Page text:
In the June issue of Convene, executive editor Chris Durso profiles the inaugural ATD Values Vets conference, a meeting organized by the Association for Talent Development and one that explores the challenges and successes around helping veterans find post-service jobs.
One place where vets can make a relatively smooth transition from military life to civilian work life is inside commercial kitchens. Why do vets make such good prep cooks and chefs? Because they often fit seamlessly into restaurant kitchens, where a type-A chef might bark orders (‘Yes, chef!’) and maintain a strict line of command. Or because they possess the focus to perform repetitive prep tasks (such as julienning carrots) with precision, night after night. Or that vets just seem well-suited for the pace and stressors of food service and the intensity of the line. (“Seeing somebody that you know very well die puts everything in the kitchen into such perspective,” said New Orleans chef Johh Besh, a former Marine, in 2013.)
In fact, the Culinary Institute of America was founded in 1946 primarily to train returning WWII vets in the culinary arts. The 50 students who originally enrolled in what was then the New Haven Restaurant Institute attended on the GI Bill. By 1950, the school had graduated 600 veterans. Seventy years later, this prestigious culinary school still has a dedicated veterans admissions officer on staff (who offers Skype information sessions) and 150 veterans are enrolled. The Post-911 GI Bill offers significant reimbursement for tuition and housing, even for a vet who might want to attain a bachelor’s degree in pastry and baking arts.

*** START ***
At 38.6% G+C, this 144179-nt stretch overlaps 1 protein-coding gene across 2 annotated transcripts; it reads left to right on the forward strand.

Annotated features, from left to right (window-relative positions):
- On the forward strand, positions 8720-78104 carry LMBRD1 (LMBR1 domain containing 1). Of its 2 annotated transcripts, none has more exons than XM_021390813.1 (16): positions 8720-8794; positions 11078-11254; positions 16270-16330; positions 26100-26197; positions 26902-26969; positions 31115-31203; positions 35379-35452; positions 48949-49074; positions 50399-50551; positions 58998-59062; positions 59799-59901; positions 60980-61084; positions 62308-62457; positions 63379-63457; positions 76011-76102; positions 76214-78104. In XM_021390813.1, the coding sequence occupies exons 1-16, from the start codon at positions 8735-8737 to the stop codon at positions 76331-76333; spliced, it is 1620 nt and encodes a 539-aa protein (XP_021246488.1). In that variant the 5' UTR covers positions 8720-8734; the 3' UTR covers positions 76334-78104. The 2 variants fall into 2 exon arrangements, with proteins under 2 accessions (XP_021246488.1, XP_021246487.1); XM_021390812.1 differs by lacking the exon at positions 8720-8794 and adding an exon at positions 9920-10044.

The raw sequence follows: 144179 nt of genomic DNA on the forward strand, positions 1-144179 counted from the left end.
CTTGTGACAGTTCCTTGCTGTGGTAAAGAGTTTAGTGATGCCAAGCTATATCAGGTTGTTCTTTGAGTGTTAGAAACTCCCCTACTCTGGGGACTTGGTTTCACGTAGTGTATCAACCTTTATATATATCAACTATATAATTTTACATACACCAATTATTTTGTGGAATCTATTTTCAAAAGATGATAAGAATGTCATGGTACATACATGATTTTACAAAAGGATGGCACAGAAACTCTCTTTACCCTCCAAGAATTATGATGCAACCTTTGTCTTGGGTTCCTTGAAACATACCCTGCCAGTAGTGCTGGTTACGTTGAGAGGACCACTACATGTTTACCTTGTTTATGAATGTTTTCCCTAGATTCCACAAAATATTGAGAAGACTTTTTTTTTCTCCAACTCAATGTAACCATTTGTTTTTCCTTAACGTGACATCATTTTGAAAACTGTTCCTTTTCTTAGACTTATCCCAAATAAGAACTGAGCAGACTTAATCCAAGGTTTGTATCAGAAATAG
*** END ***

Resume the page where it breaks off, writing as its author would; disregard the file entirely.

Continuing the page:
So besides keeping us safe, veterans have also deeply shaped American cuisine. Hopefully, they’ll continue to find their way into kitchens — whether in restaurants, schools, or convention centers — via CIA or in a myriad of other training programs, such as Culinary Command, Colorado’s Vets to Chefs, or L’Academie de Cuisine.